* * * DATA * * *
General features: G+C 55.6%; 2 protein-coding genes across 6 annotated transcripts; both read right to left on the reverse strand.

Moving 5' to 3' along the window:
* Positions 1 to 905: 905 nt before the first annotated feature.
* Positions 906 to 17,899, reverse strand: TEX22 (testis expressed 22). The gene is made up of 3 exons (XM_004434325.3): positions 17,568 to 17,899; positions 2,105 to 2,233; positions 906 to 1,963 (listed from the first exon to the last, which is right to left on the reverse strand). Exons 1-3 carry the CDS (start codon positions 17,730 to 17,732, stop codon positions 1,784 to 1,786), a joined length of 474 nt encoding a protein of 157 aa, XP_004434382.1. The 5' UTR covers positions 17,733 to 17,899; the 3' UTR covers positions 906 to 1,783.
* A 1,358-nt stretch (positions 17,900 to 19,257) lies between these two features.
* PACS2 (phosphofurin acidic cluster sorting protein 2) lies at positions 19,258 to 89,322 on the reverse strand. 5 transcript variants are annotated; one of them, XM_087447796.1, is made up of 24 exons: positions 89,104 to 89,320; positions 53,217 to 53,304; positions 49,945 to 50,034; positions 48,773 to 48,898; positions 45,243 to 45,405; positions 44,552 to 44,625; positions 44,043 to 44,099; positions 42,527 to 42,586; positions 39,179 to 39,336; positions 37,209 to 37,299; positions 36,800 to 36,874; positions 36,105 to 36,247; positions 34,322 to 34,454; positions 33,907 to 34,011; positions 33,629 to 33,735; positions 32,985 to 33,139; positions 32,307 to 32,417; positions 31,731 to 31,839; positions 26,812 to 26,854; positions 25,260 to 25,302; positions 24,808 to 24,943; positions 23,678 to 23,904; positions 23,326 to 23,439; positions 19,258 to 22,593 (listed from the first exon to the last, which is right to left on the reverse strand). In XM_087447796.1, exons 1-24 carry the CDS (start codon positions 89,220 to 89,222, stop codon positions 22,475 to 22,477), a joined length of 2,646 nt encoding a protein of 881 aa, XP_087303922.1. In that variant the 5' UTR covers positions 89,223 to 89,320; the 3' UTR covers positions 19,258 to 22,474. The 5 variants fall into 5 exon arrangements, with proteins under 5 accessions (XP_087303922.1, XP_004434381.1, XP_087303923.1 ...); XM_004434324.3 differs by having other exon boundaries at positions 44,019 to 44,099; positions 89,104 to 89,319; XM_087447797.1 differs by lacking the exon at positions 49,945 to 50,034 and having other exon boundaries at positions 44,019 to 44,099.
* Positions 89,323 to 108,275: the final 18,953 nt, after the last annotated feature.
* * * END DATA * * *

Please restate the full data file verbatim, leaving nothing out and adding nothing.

General features: G+C 55.6%; 2 protein-coding genes across 6 annotated transcripts; both read right to left on the reverse strand.

Moving 5' to 3' along the window:
* Positions 1 to 905: 905 nt before the first annotated feature.
* Positions 906 to 17,899, reverse strand: TEX22 (testis expressed 22). The gene is made up of 3 exons (XM_004434325.3): positions 17,568 to 17,899; positions 2,105 to 2,233; positions 906 to 1,963 (listed from the first exon to the last, which is right to left on the reverse strand). Exons 1-3 carry the CDS (start codon positions 17,730 to 17,732, stop codon positions 1,784 to 1,786), a joined length of 474 nt encoding a protein of 157 aa, XP_004434382.1. The 5' UTR covers positions 17,733 to 17,899; the 3' UTR covers positions 906 to 1,783.
* A 1,358-nt stretch (positions 17,900 to 19,257) lies between these two features.
* PACS2 (phosphofurin acidic cluster sorting protein 2) lies at positions 19,258 to 89,322 on the reverse strand. 5 transcript variants are annotated; one of them, XM_087447796.1, is made up of 24 exons: positions 89,104 to 89,320; positions 53,217 to 53,304; positions 49,945 to 50,034; positions 48,773 to 48,898; positions 45,243 to 45,405; positions 44,552 to 44,625; positions 44,043 to 44,099; positions 42,527 to 42,586; positions 39,179 to 39,336; positions 37,209 to 37,299; positions 36,800 to 36,874; positions 36,105 to 36,247; positions 34,322 to 34,454; positions 33,907 to 34,011; positions 33,629 to 33,735; positions 32,985 to 33,139; positions 32,307 to 32,417; positions 31,731 to 31,839; positions 26,812 to 26,854; positions 25,260 to 25,302; positions 24,808 to 24,943; positions 23,678 to 23,904; positions 23,326 to 23,439; positions 19,258 to 22,593 (listed from the first exon to the last, which is right to left on the reverse strand). In XM_087447796.1, exons 1-24 carry the CDS (start codon positions 89,220 to 89,222, stop codon positions 22,475 to 22,477), a joined length of 2,646 nt encoding a protein of 881 aa, XP_087303922.1. In that variant the 5' UTR covers positions 89,223 to 89,320; the 3' UTR covers positions 19,258 to 22,474. The 5 variants fall into 5 exon arrangements, with proteins under 5 accessions (XP_087303922.1, XP_004434381.1, XP_087303923.1 ...); XM_004434324.3 differs by having other exon boundaries at positions 44,019 to 44,099; positions 89,104 to 89,319; XM_087447797.1 differs by lacking the exon at positions 49,945 to 50,034 and having other exon boundaries at positions 44,019 to 44,099.
* Positions 89,323 to 108,275: the final 18,953 nt, after the last annotated feature.